The Module Approach• Constructing modules of library content or informationliteracy tutorials that then get placed at strategic points in aLMS shell.• Does not require direct presence in LMS, but cooperation ofinstructor of record to place librarian created content.• Content may align with existing instructional resources, butmay need to be reformatted for compatibility with LMS.
Point of Need Approach• Also called Just in Time Approach• Embedding links to specific library resources at strategic pointswithin the course content presented in a LMS shell.• Requires active collaboration with course instructor, but littleintervention on the part of the librarian.• Content must be customized to align with syllabus and courseobjectives.
The Library Course Approach• Constructing an entire stand-alone LMS shell presentinglibrary resources and instructional materials on how to usethem.• Time-intensive effort for librarians to design, deploy, andassess entire course.• May be offered as a supplement to existing curriculum or asan optional course available to all within the LMS.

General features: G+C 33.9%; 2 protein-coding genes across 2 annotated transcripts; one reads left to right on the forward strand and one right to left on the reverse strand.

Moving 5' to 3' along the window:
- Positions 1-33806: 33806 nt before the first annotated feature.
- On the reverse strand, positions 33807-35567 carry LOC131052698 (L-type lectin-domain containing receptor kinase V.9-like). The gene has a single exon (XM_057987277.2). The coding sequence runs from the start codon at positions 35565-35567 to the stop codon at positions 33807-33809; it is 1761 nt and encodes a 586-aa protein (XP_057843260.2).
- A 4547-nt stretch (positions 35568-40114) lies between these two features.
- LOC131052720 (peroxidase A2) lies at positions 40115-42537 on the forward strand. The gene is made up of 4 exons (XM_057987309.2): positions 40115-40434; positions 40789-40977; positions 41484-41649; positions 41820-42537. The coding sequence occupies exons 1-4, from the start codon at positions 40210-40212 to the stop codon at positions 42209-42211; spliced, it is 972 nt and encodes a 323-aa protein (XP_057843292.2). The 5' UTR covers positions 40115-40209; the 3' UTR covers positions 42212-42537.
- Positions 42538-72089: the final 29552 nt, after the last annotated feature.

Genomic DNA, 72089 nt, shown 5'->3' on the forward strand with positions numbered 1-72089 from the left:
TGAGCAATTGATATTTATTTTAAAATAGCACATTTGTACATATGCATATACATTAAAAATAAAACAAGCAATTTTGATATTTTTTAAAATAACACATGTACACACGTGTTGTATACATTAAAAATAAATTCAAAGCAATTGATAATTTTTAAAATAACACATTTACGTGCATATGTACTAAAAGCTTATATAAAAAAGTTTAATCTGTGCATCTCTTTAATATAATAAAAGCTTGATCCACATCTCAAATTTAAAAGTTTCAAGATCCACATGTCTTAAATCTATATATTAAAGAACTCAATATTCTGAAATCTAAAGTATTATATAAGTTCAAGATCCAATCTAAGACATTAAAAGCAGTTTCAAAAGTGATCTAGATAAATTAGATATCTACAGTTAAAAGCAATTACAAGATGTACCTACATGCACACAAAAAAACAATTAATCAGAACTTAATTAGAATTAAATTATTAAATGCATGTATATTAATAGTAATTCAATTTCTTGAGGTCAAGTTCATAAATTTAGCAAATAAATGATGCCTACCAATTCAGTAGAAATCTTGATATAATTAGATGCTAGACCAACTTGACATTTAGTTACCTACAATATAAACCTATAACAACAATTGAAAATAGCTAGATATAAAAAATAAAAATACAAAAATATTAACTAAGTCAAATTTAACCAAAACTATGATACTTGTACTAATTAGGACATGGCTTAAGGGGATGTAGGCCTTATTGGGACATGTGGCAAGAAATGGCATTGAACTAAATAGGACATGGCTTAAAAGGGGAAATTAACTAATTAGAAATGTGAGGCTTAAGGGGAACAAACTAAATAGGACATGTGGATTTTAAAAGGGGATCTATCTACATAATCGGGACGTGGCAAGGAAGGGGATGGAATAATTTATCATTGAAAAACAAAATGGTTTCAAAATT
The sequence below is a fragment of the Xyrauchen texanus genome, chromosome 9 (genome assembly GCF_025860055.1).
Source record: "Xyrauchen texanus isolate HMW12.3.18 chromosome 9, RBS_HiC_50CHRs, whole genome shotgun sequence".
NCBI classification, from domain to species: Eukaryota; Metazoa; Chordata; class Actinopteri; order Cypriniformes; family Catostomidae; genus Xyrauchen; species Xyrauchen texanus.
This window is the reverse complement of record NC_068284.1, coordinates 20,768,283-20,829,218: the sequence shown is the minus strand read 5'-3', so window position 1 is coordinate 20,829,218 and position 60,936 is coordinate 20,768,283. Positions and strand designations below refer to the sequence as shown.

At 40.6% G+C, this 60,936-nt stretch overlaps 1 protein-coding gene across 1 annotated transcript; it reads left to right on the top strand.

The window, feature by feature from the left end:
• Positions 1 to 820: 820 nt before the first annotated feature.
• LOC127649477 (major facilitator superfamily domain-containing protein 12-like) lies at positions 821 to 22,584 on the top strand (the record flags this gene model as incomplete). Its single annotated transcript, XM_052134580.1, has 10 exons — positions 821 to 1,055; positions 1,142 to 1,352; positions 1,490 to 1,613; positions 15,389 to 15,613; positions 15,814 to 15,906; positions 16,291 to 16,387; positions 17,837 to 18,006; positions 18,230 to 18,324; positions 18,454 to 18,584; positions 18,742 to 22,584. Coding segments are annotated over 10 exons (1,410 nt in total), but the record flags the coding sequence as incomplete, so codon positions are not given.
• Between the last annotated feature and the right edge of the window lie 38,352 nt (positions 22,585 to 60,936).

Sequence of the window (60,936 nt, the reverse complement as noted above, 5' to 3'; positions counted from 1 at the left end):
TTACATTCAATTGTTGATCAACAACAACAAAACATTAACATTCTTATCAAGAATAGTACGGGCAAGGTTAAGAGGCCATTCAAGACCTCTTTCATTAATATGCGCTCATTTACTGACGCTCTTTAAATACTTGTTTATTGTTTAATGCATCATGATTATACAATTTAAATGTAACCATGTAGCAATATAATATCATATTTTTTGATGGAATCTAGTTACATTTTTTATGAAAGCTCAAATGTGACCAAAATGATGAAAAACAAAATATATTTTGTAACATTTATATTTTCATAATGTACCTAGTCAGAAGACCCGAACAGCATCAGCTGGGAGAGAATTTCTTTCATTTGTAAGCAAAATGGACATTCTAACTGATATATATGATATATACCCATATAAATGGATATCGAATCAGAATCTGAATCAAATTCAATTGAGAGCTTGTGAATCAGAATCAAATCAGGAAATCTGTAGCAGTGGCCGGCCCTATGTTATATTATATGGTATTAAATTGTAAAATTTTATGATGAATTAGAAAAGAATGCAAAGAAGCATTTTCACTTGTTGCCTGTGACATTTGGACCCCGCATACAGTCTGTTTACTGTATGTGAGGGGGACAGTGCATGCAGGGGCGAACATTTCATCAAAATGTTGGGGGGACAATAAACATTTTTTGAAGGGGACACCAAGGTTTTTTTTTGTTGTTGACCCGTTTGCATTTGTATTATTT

The Embedded LibrarianApproach• Having a librarian present an in-class information literacysession as well as having him/her interacting with studentsthrough a course-specific LMS shell.• A liaison librarian’s dream!• Participate as an active instructor throughout the course.• Deepest level of engagement and collaboration.
Additional InstructionalTechnologies• Wordpress/Content Management Systems• Wikis• YouTube• Guide on the Side
Social Media UsageBy GenderMale 62%Female 71%By Age18-29 83%30-49 77%50-64 52%65+ 32%
Social Media UsageAs of December 2012:67% of online adults say they use Facebook16% of online adults say they use Twitter15% of online adults say they use Pinterest13% of online adults say they use Instagram6% of online adults say they use TumblrMen use Twitter slightly more than women.Women use Pinterest significantly more than men.Women use Facebook and Instagram somewhat more than men.
Social Media Policy• Purpose• Audience• Message• Branding• Customizable• Flexible
Facebook• “What’s on your mind?”• Events• Campus Pride• Photos• News• Resources• Collections• Ohio State University Libraries• Mississippi State University Libraries• UCLA Powell Library